6. IMMEDIATE ISSUE:
The immediate issue is hiring of plant and operations manager with initiation of proper HR planning process such as need to improve recruits, career development (dual career path), promotion and appraisal system. Secondly to adjust in culture, invent a new culture midway between both traditions to cope with adaptability issues.

7. CORE ISSUE:
The case mainly revolves around Human resource issues. Core issue in this case is inappropriate HR Practices and policies. The HR practices that were prevailing in the organization were not what MEED required. Secondly development planning was a major issue. There was no greater emphasis on planning as people put little faith in planning. Planning is something that is relatively new

to MEED. Lack of adequate planning lead to multiple problems in the organization .As there was no planning, there was lot of mobility in employees positions and that disturbed the whole system. Tom Douglas was already placed on two positions and still one was vacant for operations manager. Right people were not at right places and its all due to poor or inadequate planning. Lastly there was little management depth. Human Resource is all about managing people but due to inability to handle management tasks, the company faced delayed production, performance problems, understaffing and high cost of hiring.

8. CONCLUSION:
MEED and ICG were having great potential, growing rapidly but along with that giving birth to many problems. The intensity of these problems was so high that long term bright future would be simply a dream with such management practices. The semi conductor industry was highly innovative, short life cycle and was growing rapidly. Thus to meet the market demands, firm needs to be quick responsive with quality work. MEED and ICG could easily grab this opportunity due to their strong technological background but lack of management was the biggest hurdle in their way. Engineers are normally considered as bad managers but ICG was relying on them on key managerial posts. On the other hand the engineers, who were performing the actual technical job, were having no well defined career path. Although informal and unstructured culture is a common problem of large firms but MEED & ICG were at growing stage and they were having this problem at this stage. There were some external problems which they were facing and on top of that was labor shortage. It was quiet expensive to hire engineers from other state like California. Despite enticing and intangible rewards and good raise, ICG were not sure whether they will stay or not because of misfit in the company and city culture. But ICG come up with remarkable solution to hire fresh candidates from local universities. Millions of dollars were lost just because of delays in production and reason behind was lack of planning. But the material department has shown good performance and meets their goal just because of good management practices. Douglas who was responsible for many key posts, himself believe and practice in an informal way of working. People were working under continuous pressure and performance appraisals were conducted once a year. .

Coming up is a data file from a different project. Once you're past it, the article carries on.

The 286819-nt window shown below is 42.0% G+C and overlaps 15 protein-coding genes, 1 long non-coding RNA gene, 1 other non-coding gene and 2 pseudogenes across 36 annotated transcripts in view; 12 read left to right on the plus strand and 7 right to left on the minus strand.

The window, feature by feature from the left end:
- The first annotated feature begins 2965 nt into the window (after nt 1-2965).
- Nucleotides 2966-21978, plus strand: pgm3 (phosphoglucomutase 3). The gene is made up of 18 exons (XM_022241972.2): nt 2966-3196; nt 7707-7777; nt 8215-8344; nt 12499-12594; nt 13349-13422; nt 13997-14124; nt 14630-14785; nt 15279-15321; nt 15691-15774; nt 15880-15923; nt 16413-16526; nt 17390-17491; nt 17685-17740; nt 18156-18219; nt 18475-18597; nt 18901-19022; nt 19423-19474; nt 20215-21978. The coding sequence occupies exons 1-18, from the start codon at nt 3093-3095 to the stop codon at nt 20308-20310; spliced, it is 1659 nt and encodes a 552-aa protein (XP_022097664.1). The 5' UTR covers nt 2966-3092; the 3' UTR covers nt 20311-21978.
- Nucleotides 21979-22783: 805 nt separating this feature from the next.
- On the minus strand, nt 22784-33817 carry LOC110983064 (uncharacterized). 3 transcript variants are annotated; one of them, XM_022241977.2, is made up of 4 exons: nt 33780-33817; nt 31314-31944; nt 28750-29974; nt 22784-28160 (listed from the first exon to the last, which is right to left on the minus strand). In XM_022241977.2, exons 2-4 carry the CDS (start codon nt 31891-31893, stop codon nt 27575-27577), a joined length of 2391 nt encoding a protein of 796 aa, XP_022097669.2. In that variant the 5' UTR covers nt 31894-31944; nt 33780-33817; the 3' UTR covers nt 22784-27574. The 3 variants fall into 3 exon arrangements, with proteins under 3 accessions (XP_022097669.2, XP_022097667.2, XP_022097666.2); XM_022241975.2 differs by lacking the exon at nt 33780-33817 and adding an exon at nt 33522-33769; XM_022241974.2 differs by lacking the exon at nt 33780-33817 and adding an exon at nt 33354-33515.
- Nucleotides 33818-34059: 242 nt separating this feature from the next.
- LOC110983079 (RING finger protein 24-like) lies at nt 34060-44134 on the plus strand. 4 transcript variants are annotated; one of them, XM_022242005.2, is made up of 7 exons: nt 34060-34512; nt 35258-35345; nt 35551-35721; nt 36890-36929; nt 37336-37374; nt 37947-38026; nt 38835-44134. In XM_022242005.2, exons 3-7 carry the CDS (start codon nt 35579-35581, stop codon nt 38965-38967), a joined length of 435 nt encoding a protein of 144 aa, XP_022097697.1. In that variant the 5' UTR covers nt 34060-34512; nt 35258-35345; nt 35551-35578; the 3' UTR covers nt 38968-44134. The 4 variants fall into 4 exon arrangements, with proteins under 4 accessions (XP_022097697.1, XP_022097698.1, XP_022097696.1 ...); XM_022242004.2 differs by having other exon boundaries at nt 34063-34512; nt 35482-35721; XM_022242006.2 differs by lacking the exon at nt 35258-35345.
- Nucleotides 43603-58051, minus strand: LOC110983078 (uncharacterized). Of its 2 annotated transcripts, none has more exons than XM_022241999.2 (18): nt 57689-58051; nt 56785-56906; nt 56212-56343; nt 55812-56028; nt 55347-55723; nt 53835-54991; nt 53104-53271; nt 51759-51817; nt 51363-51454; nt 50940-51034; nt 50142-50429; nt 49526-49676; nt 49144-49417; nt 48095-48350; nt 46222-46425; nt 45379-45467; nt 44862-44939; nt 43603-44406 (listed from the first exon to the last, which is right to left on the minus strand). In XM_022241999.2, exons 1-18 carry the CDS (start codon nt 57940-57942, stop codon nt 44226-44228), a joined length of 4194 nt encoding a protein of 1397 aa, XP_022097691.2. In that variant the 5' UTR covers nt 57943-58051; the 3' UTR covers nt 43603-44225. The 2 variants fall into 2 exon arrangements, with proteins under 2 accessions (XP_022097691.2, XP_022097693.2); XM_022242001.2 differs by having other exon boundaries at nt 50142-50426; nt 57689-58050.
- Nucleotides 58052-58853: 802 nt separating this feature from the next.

9. RECOMMENDATIONS: Tom Douglas was pre-occupied by problems, leading to inefficient handling. Right person should be at right place. Engineers are normally considered as bad manager so they should not be on managerial posts. They need to develop a single culture which is structured, formal and well-defined. Proper planning to meet the market demands.

HR needs to focus on below tasks o Continuous hiring process and talent hunt to fill the open slots and future projection. o Develop proper training programs for both existing and fresh employees. o Establish a career path for engineers and managerial staff. o Offer internship program for university students particularly for the other cities and state universities. o Start quarterly performance appraisal with proper method. o Cover the labor and technical staff shortage from foreign countries

10. BEST SOLUTION:


HR below responsibilities needs to be fulfilled; o Continuous hiring process and talent hunt to fill the open slots and future projection. o Develop proper training packages for both existing and fresh employees. o Establish a career path for engineers and managerial staff. o Offer internship program for university students particularly for the other cities and state universities. o Start quarterly performance appraisal with proper method. o Cover the labor and technical staff shortage from foreign countries

Proposed Hierarchy:

ICG Grp Mng (Tom)

HR

FINANCE

OD

PLANNING

QA

PG MG

Dom Raffaelli

Les Hogan (Materiel)

AD DSG

MNFCT

Operation Mngr (MBA)